So how is this different than a rum and coke? Irish cofee? etc. Drinkers have been mixing alcohol with caffiene forever. Now it’s wrong because the industry is doing it for us?

The drinks, which are sold under names such as Joose, Four Loko and Liquid Charge, typically combine malt liquor, vodka or another alcoholic beverage with caffeine or other stimulants.

liquid charge alcohol caffine drink

In the US health-advocacy groups are urging government to closely regulate caffeinated alcoholic drinks, a small but fast-growing category popular among younger drinkers.

Proponents of tougher regulation are calling for everything from outright bans to warning labels stating that mixing caffeine and alcohol could carry health or safety risks.

A primary concern of the groups is that caffeine and other stimulants may mask feelings of drunkenness, which could lead users to act recklessly, such as driving while intoxicated.

Some thoughts about the health effect of these drinks

An excellent example of how researchers can twist around correlation to show whatever causation they set out to prove. I would suggest that the type of people who drink red bull and vodka, instead of something a little less party-ish, are the type of people who are more likely to do stupid things in general, and probably are out to get smashed regardless of how much caffeine the government does or doesn’t allow them to mix with their liquor. You may as well come out with a study that shows people who drink jack daniels are more likely to gt in bar fights than people who drink johnny walker – that must mean that common whiskey gets you drunker than a good scotch, right?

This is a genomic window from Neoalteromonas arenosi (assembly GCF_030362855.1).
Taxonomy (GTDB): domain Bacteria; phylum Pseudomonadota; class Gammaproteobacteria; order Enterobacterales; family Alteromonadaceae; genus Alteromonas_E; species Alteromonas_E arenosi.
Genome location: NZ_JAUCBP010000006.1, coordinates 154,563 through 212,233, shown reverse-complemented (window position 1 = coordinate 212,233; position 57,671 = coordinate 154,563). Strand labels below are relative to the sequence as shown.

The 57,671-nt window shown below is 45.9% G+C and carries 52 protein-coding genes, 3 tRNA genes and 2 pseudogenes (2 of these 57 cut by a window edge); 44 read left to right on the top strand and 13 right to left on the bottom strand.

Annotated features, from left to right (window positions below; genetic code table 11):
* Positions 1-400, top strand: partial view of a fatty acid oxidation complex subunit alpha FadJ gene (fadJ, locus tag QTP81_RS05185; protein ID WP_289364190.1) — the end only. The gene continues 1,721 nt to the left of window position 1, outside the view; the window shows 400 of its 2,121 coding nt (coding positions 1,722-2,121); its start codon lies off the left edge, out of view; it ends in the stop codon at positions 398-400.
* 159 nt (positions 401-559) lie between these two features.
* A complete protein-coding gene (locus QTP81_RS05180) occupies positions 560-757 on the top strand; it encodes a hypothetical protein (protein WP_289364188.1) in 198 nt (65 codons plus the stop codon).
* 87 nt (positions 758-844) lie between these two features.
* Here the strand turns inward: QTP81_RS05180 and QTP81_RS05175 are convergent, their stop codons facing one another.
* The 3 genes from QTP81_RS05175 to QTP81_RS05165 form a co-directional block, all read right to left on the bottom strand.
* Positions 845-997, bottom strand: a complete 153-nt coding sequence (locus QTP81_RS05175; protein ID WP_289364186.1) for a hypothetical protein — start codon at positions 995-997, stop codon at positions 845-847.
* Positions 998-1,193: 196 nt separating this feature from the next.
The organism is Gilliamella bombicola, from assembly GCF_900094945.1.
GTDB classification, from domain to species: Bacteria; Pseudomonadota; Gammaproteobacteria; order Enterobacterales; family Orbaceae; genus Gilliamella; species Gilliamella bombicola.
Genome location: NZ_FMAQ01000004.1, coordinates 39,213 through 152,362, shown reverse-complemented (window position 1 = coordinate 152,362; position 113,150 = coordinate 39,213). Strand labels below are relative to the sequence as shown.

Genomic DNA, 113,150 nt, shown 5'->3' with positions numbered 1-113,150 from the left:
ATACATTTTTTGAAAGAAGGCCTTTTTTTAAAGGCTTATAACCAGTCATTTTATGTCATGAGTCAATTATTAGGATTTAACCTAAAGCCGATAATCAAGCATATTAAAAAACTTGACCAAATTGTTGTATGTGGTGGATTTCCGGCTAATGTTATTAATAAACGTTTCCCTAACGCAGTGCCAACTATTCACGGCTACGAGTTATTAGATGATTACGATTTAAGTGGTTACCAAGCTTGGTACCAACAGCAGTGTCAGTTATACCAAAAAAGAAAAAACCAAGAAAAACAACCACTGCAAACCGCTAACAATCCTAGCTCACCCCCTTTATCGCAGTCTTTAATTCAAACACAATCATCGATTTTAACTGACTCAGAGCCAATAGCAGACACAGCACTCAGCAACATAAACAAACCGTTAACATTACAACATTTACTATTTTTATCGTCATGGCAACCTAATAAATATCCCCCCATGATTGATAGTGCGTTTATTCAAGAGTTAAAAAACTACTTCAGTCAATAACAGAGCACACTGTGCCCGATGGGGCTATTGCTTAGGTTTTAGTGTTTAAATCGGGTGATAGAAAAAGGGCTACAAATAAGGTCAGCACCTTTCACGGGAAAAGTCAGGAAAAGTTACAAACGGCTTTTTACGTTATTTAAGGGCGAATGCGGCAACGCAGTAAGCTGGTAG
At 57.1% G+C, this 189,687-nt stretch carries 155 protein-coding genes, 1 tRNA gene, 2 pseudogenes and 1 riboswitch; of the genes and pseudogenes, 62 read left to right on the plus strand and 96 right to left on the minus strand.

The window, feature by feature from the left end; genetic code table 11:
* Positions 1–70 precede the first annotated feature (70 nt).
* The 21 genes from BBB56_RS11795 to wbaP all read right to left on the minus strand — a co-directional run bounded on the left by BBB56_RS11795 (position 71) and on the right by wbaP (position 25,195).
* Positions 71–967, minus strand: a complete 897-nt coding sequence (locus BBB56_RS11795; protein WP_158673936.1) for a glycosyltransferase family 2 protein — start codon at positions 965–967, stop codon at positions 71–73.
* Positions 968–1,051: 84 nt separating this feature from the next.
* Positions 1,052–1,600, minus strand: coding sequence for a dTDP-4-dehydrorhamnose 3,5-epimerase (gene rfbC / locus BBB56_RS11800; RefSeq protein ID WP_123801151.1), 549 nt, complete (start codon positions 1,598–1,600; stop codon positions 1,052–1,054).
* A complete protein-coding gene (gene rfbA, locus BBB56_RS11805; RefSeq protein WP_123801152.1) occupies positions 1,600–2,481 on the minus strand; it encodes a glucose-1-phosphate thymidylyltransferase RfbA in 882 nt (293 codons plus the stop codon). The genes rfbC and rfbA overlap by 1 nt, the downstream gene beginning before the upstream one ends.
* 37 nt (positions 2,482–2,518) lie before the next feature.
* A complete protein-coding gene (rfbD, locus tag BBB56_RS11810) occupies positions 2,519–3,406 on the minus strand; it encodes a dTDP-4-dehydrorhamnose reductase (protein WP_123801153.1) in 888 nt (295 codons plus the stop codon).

Even if we did put labels on these drinks, there’s still millions of helpless consumers out there mixing jack and coke. Surely a major public health campaign would have to happen. How about: if some actual hard science comes out about this, we just wait and see if it gets around without the government having to do anything, much like the common knowledge that alcohol makes you drunk?

The long half-life of caffeine makes it a less than genius decision to consume at 9 pm (which only increases alcohol’s effect on sleep quality), the notion that it can sober you up is less than genius, and the the plan to be awake enough to get drunk and be an idiot all night is also, yep, less than genius. But an idiot with a pencil can cause harm to himself and others if motivated/bored enough, not a reason to get rid of pencils. Caffeine can increase respitory rate as well, allowing me to smoke more cigarettes on the patio Saturday morning, shall we have an article on that?

Sounds like these drinks are pretty much the same as a rum and Coke.

A better use of regulatory oversight would be in monitoring products like Red Bull that are marketed to kids. High school students with a backpacks full of sugar-caffine charged beverages seems to me to be the greater health risk.